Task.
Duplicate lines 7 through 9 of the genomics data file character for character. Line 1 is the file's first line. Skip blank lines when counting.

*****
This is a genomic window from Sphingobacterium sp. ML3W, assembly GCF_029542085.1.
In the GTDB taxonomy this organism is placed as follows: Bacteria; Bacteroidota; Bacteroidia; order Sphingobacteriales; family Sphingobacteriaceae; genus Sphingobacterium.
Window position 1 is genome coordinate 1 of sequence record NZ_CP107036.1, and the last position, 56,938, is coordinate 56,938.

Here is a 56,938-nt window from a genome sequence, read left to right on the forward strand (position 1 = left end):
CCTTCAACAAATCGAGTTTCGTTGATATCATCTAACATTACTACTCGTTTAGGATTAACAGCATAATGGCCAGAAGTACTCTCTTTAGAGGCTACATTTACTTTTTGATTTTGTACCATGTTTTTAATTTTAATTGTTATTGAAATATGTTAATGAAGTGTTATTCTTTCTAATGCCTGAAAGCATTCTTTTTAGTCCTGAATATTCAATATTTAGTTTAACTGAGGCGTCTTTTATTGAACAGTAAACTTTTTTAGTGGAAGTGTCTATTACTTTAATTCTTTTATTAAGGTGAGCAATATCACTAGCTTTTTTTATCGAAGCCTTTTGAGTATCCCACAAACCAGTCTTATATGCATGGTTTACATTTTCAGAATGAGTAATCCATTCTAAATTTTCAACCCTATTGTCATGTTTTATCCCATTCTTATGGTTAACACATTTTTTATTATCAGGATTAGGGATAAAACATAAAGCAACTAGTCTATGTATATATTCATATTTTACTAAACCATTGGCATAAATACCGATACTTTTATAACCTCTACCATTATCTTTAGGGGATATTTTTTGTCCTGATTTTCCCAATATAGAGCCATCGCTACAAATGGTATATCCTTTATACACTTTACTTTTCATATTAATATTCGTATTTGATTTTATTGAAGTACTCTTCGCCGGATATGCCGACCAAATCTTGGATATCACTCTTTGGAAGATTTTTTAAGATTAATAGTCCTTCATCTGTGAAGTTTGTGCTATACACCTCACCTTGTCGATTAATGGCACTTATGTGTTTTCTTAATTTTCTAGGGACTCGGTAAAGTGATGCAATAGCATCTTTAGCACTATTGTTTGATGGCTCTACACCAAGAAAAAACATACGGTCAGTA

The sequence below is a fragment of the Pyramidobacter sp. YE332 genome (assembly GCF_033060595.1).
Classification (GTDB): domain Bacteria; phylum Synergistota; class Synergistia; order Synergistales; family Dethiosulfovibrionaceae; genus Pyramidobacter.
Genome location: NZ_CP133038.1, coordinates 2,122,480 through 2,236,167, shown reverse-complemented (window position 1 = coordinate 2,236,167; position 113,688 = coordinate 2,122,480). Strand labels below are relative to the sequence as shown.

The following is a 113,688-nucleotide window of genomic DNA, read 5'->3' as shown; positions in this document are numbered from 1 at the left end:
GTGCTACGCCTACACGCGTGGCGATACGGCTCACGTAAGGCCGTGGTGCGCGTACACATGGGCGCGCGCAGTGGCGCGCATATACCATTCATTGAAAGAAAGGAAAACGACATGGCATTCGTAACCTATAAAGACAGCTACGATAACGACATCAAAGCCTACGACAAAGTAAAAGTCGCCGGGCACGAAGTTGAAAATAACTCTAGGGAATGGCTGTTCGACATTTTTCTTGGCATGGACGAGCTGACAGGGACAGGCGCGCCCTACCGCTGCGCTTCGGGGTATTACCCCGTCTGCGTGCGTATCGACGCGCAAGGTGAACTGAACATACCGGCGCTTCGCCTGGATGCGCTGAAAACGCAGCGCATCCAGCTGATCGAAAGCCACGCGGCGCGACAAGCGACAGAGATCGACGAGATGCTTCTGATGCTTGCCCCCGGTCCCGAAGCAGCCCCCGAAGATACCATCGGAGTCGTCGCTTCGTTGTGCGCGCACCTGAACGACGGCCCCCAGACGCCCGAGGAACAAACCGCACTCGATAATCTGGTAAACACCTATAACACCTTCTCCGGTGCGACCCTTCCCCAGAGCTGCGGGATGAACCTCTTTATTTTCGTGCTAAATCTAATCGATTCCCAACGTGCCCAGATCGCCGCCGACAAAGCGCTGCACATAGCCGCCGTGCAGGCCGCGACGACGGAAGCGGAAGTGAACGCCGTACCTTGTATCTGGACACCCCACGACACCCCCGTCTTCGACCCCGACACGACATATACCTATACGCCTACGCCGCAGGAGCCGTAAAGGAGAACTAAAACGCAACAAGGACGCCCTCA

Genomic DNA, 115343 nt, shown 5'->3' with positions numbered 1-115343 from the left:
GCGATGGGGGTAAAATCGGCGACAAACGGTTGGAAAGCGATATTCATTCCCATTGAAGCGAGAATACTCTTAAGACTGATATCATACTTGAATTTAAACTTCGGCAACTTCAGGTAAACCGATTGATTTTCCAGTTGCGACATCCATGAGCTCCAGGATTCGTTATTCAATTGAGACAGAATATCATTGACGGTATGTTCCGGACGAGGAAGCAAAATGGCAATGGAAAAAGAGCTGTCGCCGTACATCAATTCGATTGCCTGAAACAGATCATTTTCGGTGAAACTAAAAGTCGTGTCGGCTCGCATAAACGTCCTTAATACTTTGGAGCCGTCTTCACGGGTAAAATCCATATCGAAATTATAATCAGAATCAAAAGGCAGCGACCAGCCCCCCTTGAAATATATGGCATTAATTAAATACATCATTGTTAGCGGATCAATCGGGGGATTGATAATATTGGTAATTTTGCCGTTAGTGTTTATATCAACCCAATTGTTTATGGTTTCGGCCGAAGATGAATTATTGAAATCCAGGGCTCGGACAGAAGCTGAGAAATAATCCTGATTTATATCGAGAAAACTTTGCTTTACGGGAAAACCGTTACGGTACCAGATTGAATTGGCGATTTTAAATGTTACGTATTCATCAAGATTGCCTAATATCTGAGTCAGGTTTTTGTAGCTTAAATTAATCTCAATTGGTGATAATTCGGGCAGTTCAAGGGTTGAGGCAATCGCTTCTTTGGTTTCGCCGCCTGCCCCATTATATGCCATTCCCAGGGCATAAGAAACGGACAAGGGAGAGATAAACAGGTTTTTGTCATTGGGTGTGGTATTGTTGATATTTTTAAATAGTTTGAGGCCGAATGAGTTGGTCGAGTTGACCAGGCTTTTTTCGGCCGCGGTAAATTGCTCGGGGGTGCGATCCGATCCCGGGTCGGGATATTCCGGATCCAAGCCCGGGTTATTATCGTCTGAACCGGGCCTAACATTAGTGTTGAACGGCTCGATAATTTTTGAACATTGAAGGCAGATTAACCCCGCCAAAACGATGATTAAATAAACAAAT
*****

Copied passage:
Classification (GTDB): domain Bacteria; phylum Synergistota; class Synergistia; order Synergistales; family Dethiosulfovibrionaceae; genus Pyramidobacter.
Genome location: NZ_CP133038.1, coordinates 2,122,480 through 2,236,167, shown reverse-complemented (window position 1 = coordinate 2,236,167; position 113,688 = coordinate 2,122,480). Strand labels below are relative to the sequence as shown.

The following is a 113,688-nucleotide window of genomic DNA, read 5'->3' as shown; positions in this document are numbered from 1 at the left end: